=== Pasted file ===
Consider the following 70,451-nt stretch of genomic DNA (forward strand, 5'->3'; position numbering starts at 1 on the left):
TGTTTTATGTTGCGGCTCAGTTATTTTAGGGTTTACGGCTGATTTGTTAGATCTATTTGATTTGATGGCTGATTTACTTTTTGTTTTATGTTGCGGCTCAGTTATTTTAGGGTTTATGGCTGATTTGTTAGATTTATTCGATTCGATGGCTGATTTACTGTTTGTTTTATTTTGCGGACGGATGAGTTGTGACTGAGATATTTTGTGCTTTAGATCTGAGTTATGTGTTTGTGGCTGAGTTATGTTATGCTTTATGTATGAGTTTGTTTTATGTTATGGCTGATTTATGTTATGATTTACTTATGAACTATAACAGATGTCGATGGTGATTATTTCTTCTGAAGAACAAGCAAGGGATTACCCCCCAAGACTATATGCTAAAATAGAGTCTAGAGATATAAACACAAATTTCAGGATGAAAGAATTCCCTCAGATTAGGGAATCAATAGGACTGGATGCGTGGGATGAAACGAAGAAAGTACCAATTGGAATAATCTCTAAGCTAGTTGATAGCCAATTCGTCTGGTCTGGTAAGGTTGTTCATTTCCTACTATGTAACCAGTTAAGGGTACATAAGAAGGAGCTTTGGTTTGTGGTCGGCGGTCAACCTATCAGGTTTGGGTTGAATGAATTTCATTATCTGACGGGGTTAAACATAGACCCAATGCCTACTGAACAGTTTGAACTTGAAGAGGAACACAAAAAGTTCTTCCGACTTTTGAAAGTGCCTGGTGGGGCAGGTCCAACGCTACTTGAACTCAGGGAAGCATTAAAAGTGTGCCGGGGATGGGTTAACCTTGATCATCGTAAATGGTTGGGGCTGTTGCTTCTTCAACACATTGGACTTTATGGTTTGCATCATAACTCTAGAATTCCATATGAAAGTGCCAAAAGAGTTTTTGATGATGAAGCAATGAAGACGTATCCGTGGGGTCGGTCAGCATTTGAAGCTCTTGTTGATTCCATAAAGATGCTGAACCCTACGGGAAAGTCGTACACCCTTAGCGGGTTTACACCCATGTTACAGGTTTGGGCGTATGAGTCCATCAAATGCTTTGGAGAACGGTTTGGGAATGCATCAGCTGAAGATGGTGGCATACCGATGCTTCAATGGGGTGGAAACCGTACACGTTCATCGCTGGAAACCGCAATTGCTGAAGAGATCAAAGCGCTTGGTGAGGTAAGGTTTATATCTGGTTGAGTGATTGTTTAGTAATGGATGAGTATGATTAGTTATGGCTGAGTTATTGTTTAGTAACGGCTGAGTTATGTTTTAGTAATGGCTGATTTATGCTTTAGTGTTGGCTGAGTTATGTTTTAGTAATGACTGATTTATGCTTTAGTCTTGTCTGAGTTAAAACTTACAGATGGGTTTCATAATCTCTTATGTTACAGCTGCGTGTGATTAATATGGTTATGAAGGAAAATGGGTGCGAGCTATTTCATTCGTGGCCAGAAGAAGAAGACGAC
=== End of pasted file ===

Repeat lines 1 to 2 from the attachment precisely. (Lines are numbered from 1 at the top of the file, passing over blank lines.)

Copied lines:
Consider the following 70,451-nt stretch of genomic DNA (forward strand, 5'->3'; position numbering starts at 1 on the left):
TGTTTTATGTTGCGGCTCAGTTATTTTAGGGTTTACGGCTGATTTGTTAGATCTATTTGATTTGATGGCTGATTTACTTTTTGTTTTATGTTGCGGCTCAGTTATTTTAGGGTTTATGGCTGATTTGTTAGATTTATTCGATTCGATGGCTGATTTACTGTTTGTTTTATTTTGCGGACGGATGAGTTGTGACTGAGATATTTTGTGCTTTAGATCTGAGTTATGTGTTTGTGGCTGAGTTATGTTATGCTTTATGTATGAGTTTGTTTTATGTTATGGCTGATTTATGTTATGATTTACTTATGAACTATAACAGATGTCGATGGTGATTATTTCTTCTGAAGAACAAGCAAGGGATTACCCCCCAAGACTATATGCTAAAATAGAGTCTAGAGATATAAACACAAATTTCAGGATGAAAGAATTCCCTCAGATTAGGGAATCAATAGGACTGGATGCGTGGGATGAAACGAAGAAAGTACCAATTGGAATAATCTCTAAGCTAGTTGATAGCCAATTCGTCTGGTCTGGTAAGGTTGTTCATTTCCTACTATGTAACCAGTTAAGGGTACATAAGAAGGAGCTTTGGTTTGTGGTCGGCGGTCAACCTATCAGGTTTGGGTTGAATGAATTTCATTATCTGACGGGGTTAAACATAGACCCAATGCCTACTGAACAGTTTGAACTTGAAGAGGAACACAAAAAGTTCTTCCGACTTTTGAAAGTGCCTGGTGGGGCAGGTCCAACGCTACTTGAACTCAGGGAAGCATTAAAAGTGTGCCGGGGATGGGTTAACCTTGATCATCGTAAATGGTTGGGGCTGTTGCTTCTTCAACACATTGGACTTTATGGTTTGCATCATAACTCTAGAATTCCATATGAAAGTGCCAAAAGAGTTTTTGATGATGAAGCAATGAAGACGTATCCGTGGGGTCGGTCAGCATTTGAAGCTCTTGTTGATTCCATAAAGATGCTGAACCCTACGGGAAAGTCGTACACCCTTAGCGGGTTTACACCCATGTTACAGGTTTGGGCGTATGAGTCCATCAAATGCTTTGGAGAACGGTTTGGGAATGCATCAGCTGAAGATGGTGGCATACCGATGCTTCAATGGGGTGGAAACCGTACACGTTCATCGCTGGAAACCGCAATTGCTGAAGAGATCAAAGCGCTTGGTGAGGTAAGGTTTATATCTGGTTGAGTGATTGTTTAGTAATGGATGAGTATGATTAGTTATGGCTGAGTTATTGTTTAGTAACGGCTGAGTTATGTTTTAGTAATGGCTGATTTATGCTTTAGTGTTGGCTGAGTTATGTTTTAGTAATGACTGATTTATGCTTTAGTCTTGTCTGAGTTAAAACTTACAGATGGGTTTCATAATCTCTTATGTTACAGCTGCGTGTGATTAATATGGTTATGAAGGAAAATGGGTGCGAGCTATTTCATTCGTGGCCAGAAGAAGAAGACGAC